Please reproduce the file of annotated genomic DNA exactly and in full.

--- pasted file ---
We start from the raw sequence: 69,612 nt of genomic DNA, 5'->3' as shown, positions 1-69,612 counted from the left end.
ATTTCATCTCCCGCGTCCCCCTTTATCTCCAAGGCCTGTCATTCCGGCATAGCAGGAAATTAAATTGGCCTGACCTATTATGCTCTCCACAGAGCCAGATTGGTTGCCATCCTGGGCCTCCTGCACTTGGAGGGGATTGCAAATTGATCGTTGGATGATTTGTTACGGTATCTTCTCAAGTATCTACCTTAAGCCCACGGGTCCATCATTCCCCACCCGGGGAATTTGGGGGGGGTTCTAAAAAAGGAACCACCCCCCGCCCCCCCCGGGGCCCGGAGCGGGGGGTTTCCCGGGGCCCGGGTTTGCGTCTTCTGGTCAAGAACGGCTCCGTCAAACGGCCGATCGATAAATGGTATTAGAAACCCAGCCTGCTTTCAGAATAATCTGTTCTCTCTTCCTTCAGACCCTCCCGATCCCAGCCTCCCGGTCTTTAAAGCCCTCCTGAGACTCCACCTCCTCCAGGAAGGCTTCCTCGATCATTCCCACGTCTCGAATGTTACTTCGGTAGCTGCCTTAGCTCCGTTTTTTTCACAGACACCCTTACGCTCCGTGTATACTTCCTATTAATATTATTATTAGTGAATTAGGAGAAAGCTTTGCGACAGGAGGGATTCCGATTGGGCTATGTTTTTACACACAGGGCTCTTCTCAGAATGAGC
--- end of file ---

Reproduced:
We start from the raw sequence: 69,612 nt of genomic DNA, 5'->3' as shown, positions 1-69,612 counted from the left end.
ATTTCATCTCCCGCGTCCCCCTTTATCTCCAAGGCCTGTCATTCCGGCATAGCAGGAAATTAAATTGGCCTGACCTATTATGCTCTCCACAGAGCCAGATTGGTTGCCATCCTGGGCCTCCTGCACTTGGAGGGGATTGCAAATTGATCGTTGGATGATTTGTTACGGTATCTTCTCAAGTATCTACCTTAAGCCCACGGGTCCATCATTCCCCACCCGGGGAATTTGGGGGGGGTTCTAAAAAAGGAACCACCCCCCGCCCCCCCCGGGGCCCGGAGCGGGGGGTTTCCCGGGGCCCGGGTTTGCGTCTTCTGGTCAAGAACGGCTCCGTCAAACGGCCGATCGATAAATGGTATTAGAAACCCAGCCTGCTTTCAGAATAATCTGTTCTCTCTTCCTTCAGACCCTCCCGATCCCAGCCTCCCGGTCTTTAAAGCCCTCCTGAGACTCCACCTCCTCCAGGAAGGCTTCCTCGATCATTCCCACGTCTCGAATGTTACTTCGGTAGCTGCCTTAGCTCCGTTTTTTTCACAGACACCCTTACGCTCCGTGTATACTTCCTATTAATATTATTATTAGTGAATTAGGAGAAAGCTTTGCGACAGGAGGGATTCCGATTGGGCTATGTTTTTACACACAGGGCTCTTCTCAGAATGAGC